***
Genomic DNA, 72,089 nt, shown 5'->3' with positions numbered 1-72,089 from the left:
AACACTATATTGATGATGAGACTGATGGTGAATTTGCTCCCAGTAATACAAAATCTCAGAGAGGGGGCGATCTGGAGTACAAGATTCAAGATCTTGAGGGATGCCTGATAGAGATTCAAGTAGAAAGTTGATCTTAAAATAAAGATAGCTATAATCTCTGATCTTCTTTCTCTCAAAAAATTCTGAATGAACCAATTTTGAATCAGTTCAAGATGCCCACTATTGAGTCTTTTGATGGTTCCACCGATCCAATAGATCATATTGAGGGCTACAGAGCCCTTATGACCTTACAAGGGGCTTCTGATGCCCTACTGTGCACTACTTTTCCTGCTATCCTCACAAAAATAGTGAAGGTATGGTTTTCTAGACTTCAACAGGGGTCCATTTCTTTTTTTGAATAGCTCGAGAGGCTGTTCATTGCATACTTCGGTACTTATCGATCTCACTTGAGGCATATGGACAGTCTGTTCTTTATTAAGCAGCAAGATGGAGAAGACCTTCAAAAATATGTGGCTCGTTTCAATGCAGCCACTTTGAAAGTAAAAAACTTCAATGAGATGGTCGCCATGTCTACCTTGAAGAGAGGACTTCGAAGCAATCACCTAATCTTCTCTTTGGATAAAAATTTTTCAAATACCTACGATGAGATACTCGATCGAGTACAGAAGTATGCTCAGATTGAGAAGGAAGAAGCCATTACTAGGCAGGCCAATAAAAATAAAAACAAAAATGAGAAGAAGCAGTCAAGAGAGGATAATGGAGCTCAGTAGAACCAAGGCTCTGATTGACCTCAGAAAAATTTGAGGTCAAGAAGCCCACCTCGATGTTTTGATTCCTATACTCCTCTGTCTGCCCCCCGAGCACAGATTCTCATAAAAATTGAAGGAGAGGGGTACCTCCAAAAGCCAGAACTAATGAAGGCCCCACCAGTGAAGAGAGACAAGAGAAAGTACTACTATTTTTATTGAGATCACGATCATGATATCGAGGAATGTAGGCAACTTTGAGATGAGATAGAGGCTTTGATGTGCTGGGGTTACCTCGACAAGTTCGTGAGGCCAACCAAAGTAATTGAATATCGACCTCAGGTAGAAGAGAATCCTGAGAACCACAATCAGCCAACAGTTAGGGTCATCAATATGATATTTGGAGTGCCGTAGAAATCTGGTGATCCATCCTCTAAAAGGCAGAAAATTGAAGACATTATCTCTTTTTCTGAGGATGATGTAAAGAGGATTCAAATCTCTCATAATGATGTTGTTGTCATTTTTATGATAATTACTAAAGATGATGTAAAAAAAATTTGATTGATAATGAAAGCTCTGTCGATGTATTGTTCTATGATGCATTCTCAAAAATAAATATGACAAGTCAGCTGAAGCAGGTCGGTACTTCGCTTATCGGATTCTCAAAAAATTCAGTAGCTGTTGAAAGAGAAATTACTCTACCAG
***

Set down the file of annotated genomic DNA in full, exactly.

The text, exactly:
Genomic DNA, 72,089 nt, shown 5'->3' with positions numbered 1-72,089 from the left:
AACACTATATTGATGATGAGACTGATGGTGAATTTGCTCCCAGTAATACAAAATCTCAGAGAGGGGGCGATCTGGAGTACAAGATTCAAGATCTTGAGGGATGCCTGATAGAGATTCAAGTAGAAAGTTGATCTTAAAATAAAGATAGCTATAATCTCTGATCTTCTTTCTCTCAAAAAATTCTGAATGAACCAATTTTGAATCAGTTCAAGATGCCCACTATTGAGTCTTTTGATGGTTCCACCGATCCAATAGATCATATTGAGGGCTACAGAGCCCTTATGACCTTACAAGGGGCTTCTGATGCCCTACTGTGCACTACTTTTCCTGCTATCCTCACAAAAATAGTGAAGGTATGGTTTTCTAGACTTCAACAGGGGTCCATTTCTTTTTTTGAATAGCTCGAGAGGCTGTTCATTGCATACTTCGGTACTTATCGATCTCACTTGAGGCATATGGACAGTCTGTTCTTTATTAAGCAGCAAGATGGAGAAGACCTTCAAAAATATGTGGCTCGTTTCAATGCAGCCACTTTGAAAGTAAAAAACTTCAATGAGATGGTCGCCATGTCTACCTTGAAGAGAGGACTTCGAAGCAATCACCTAATCTTCTCTTTGGATAAAAATTTTTCAAATACCTACGATGAGATACTCGATCGAGTACAGAAGTATGCTCAGATTGAGAAGGAAGAAGCCATTACTAGGCAGGCCAATAAAAATAAAAACAAAAATGAGAAGAAGCAGTCAAGAGAGGATAATGGAGCTCAGTAGAACCAAGGCTCTGATTGACCTCAGAAAAATTTGAGGTCAAGAAGCCCACCTCGATGTTTTGATTCCTATACTCCTCTGTCTGCCCCCCGAGCACAGATTCTCATAAAAATTGAAGGAGAGGGGTACCTCCAAAAGCCAGAACTAATGAAGGCCCCACCAGTGAAGAGAGACAAGAGAAAGTACTACTATTTTTATTGAGATCACGATCATGATATCGAGGAATGTAGGCAACTTTGAGATGAGATAGAGGCTTTGATGTGCTGGGGTTACCTCGACAAGTTCGTGAGGCCAACCAAAGTAATTGAATATCGACCTCAGGTAGAAGAGAATCCTGAGAACCACAATCAGCCAACAGTTAGGGTCATCAATATGATATTTGGAGTGCCGTAGAAATCTGGTGATCCATCCTCTAAAAGGCAGAAAATTGAAGACATTATCTCTTTTTCTGAGGATGATGTAAAGAGGATTCAAATCTCTCATAATGATGTTGTTGTCATTTTTATGATAATTACTAAAGATGATGTAAAAAAAATTTGATTGATAATGAAAGCTCTGTCGATGTATTGTTCTATGATGCATTCTCAAAAATAAATATGACAAGTCAGCTGAAGCAGGTCGGTACTTCGCTTATCGGATTCTCAAAAAATTCAGTAGCTGTTGAAAGAGAAATTACTCTACCAG